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Samsung needs to face reality: The Galaxy Note 7 is done for.

Ina Fried
Samsung's S Pen stylus comes with the Note 7 and can be used to carry out a range of functions from writing to translating text.

Reports out of Korea say Samsung plans to temporarily halt production of the Galaxy Note 7, and it should.

The Note 7 isn't going to get a third chance.

Customers and partners were willing to give the Korean electronics giant a second chance after the company recalled the original model. But, with multiple reports that the supposedly safe replacement models are also overheating, there would appear to no longer be a market for a phone that initially was seen as one of the best Android phones ever.

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The clearest sign of this came Sunday as AT&T and T-Mobile announced they would no longer even give replacement models to those turning in the original, recalled models. Verizon hasn't officially halted distribution of replacement models, but a representative said it currently has no inventory of the devices.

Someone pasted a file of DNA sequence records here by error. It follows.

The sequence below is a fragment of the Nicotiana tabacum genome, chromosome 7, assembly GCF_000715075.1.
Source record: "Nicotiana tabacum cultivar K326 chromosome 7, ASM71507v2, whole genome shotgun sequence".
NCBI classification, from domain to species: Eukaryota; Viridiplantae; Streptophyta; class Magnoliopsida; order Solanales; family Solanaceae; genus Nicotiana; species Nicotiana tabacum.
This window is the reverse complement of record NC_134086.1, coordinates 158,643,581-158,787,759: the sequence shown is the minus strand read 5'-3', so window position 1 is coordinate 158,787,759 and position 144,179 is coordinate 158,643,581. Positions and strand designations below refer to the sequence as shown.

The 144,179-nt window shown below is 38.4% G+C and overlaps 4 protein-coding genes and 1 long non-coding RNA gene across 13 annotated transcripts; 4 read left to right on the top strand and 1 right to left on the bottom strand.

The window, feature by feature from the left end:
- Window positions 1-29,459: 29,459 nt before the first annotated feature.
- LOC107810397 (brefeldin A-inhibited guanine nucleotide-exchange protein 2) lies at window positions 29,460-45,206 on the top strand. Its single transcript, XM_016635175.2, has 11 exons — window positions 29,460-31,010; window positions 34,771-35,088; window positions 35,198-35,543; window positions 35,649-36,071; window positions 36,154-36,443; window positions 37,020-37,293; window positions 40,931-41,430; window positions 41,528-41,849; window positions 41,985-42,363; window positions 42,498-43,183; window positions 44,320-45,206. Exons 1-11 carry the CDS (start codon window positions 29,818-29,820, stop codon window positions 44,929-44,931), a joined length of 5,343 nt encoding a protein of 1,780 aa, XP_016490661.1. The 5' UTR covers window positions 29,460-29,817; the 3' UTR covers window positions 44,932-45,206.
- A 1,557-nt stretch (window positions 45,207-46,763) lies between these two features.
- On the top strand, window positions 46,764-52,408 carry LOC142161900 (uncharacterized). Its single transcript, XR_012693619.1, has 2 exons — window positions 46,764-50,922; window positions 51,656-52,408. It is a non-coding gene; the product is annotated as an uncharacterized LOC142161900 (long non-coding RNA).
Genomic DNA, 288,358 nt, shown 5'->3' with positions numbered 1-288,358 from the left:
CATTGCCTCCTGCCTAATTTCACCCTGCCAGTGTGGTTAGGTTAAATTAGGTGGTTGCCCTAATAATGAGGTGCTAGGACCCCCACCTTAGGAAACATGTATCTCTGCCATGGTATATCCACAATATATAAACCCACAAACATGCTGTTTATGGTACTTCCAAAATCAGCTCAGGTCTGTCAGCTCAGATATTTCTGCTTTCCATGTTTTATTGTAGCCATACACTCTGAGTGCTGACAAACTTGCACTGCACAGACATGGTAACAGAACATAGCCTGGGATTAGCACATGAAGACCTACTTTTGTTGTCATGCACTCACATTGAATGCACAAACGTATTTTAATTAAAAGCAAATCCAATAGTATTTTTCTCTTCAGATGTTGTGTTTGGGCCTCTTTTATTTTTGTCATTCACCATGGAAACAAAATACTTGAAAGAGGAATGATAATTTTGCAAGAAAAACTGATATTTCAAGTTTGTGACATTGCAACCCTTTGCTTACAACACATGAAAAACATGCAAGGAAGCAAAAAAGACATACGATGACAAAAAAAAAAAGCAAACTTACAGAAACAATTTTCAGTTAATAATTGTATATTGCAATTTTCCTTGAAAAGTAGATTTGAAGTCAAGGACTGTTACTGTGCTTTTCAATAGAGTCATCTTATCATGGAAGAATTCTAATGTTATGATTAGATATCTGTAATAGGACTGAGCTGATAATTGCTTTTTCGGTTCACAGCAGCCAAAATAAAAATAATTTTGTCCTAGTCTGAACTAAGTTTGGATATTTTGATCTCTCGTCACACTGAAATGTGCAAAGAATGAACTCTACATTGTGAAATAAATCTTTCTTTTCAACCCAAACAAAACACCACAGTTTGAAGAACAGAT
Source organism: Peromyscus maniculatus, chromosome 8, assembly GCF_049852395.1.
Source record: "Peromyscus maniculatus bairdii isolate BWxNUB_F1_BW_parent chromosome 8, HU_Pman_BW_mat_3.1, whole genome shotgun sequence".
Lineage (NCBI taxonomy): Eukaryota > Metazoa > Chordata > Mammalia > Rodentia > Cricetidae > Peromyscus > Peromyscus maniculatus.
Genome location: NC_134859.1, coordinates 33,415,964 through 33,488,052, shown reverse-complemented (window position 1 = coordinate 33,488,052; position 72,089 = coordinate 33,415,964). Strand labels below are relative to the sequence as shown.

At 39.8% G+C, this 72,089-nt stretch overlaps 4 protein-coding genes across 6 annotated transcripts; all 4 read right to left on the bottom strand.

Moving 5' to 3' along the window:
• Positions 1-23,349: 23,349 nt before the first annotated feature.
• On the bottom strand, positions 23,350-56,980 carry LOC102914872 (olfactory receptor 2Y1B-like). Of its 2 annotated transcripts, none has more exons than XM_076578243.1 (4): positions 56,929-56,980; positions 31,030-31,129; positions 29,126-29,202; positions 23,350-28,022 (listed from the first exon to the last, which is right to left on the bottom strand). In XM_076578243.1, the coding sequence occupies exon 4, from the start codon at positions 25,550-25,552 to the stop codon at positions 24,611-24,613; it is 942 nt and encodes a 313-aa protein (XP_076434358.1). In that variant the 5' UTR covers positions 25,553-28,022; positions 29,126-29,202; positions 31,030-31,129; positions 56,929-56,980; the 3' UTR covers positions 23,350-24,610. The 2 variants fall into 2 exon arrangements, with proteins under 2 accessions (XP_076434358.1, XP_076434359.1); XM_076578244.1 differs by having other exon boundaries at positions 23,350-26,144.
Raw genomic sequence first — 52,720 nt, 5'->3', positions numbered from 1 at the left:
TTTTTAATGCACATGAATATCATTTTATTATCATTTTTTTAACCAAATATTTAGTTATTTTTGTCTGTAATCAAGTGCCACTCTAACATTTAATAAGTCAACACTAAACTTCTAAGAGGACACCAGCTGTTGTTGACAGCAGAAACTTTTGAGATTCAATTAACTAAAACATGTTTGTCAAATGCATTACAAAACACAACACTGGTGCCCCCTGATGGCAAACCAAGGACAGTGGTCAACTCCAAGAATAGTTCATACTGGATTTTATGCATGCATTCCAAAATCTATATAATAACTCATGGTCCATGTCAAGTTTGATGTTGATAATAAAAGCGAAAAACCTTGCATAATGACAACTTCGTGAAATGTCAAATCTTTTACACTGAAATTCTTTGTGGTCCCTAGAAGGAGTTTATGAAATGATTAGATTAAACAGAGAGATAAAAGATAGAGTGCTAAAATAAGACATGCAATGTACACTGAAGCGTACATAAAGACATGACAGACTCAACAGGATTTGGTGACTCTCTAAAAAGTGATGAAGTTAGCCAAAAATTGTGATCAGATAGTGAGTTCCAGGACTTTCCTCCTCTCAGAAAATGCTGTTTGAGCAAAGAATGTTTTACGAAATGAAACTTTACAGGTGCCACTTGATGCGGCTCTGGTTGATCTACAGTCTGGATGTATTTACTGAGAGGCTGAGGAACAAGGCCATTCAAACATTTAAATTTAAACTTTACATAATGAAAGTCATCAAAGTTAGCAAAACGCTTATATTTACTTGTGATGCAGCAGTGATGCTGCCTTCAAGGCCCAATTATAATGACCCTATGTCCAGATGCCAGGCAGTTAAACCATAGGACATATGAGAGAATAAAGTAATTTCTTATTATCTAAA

Samsung, meanwhile, has stayed largely quiet on the issues of the replacement models, saying it continues to investigate reported issues. It has not commented yet on whether it plans to halt production or shipments of the redesigned phones, and a representative was not immediately available for comment.

Samsung should shift its attention from saving the Note 7 to saving its reputation, and its mobile business.

The company needs to figure out what happened with both the original phones and the supposedly safe new models and make whole its customers and partners ASAP.

Although Samsung is the largest player in the Android universe, there are plenty of other hardware makers hungry to take its place. And they all get the same software from Google as Samsung does.

And, with its Pixel, even Google has its sights set on Samsung.

The Note 7 is over. Samsung's work now is to try to ensure there is a market for a Note 8.

Update, 8:51 p.m. PT: Verizon says it is also suspending distribution of replacement Note 7 phones, pending the outcome of Samsung and the U.S. Consumer Product Safety Commission investigations.

By Ina Fried,

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